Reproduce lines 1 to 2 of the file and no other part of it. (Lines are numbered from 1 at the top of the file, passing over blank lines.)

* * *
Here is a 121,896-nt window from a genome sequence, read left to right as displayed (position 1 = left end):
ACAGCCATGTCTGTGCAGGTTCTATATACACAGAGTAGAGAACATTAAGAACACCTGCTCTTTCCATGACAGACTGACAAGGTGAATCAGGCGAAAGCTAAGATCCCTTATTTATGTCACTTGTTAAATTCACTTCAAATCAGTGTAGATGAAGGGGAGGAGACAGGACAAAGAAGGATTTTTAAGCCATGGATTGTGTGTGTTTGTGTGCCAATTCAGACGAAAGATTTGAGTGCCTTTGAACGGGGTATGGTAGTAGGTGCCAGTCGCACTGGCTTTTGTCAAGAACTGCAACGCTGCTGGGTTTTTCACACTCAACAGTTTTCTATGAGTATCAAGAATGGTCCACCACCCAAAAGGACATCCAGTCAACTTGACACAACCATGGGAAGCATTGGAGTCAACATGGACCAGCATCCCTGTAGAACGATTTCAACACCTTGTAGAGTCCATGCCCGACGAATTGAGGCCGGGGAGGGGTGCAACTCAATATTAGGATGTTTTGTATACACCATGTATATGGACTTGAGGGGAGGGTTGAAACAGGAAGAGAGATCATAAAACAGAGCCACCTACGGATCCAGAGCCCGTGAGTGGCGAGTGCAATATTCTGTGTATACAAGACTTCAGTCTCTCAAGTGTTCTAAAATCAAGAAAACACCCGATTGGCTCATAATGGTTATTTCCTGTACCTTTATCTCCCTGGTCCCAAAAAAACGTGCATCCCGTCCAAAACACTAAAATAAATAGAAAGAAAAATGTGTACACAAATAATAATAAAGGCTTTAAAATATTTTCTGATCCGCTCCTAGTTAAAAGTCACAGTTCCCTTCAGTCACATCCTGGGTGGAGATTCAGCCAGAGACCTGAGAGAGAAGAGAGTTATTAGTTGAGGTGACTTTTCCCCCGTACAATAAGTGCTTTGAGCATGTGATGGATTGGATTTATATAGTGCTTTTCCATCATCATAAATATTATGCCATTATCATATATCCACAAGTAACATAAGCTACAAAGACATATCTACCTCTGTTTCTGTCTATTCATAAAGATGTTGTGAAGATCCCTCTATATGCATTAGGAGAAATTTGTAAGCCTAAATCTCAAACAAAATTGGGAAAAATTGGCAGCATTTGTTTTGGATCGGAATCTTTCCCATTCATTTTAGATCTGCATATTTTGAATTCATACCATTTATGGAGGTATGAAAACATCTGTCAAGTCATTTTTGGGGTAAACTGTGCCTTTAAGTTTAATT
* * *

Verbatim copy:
Here is a 121,896-nt window from a genome sequence, read left to right as displayed (position 1 = left end):
ACAGCCATGTCTGTGCAGGTTCTATATACACAGAGTAGAGAACATTAAGAACACCTGCTCTTTCCATGACAGACTGACAAGGTGAATCAGGCGAAAGCTAAGATCCCTTATTTATGTCACTTGTTAAATTCACTTCAAATCAGTGTAGATGAAGGGGAGGAGACAGGACAAAGAAGGATTTTTAAGCCATGGATTGTGTGTGTTTGTGTGCCAATTCAGACGAAAGATTTGAGTGCCTTTGAACGGGGTATGGTAGTAGGTGCCAGTCGCACTGGCTTTTGTCAAGAACTGCAACGCTGCTGGGTTTTTCACACTCAACAGTTTTCTATGAGTATCAAGAATGGTCCACCACCCAAAAGGACATCCAGTCAACTTGACACAACCATGGGAAGCATTGGAGTCAACATGGACCAGCATCCCTGTAGAACGATTTCAACACCTTGTAGAGTCCATGCCCGACGAATTGAGGCCGGGGAGGGGTGCAACTCAATATTAGGATGTTTTGTATACACCATGTATATGGACTTGAGGGGAGGGTTGAAACAGGAAGAGAGATCATAAAACAGAGCCACCTACGGATCCAGAGCCCGTGAGTGGCGAGTGCAATATTCTGTGTATACAAGACTTCAGTCTCTCAAGTGTTCTAAAATCAAGAAAACACCCGATTGGCTCATAATGGTTATTTCCTGTACCTTTATCTCCCTGGTCCCAAAAAAACGTGCATCCCGTCCAAAACACTAAAATAAATAGAAAGAAAAATGTGTACACAAATAATAATAAAGGCTTTAAAATATTTTCTGATCCGCTCCTAGTTAAAAGTCACAGTTCCCTTCAGTCACATCCTGGGTGGAGATTCAGCCAGAGACCTGAGAGAGAAGAGAGTTATTAGTTGAGGTGACTTTTCCCCCGTACAATAAGTGCTTTGAGCATGTGATGGATTGGATTTATATAGTGCTTTTCCATCATCATAAATATTATGCCATTATCATATATCCACAAGTAACATAAGCTACAAAGACATATCTACCTCTGTTTCTGTCTATTCATAAAGATGTTGTGAAGATCCCTCTATATGCATTAGGAGAAATTTGTAAGCCTAAATCTCAAACAAAATTGGGAAAAATTGGCAGCATTTGTTTTGGATCGGAATCTTTCCCATTCATTTTAGATCTGCATATTTTGAATTCATACCATTTATGGAGGTATGAAAACATCTGTCAAGTCATTTTTGGGGTAAACTGTGCCTTTAAGTTTAATT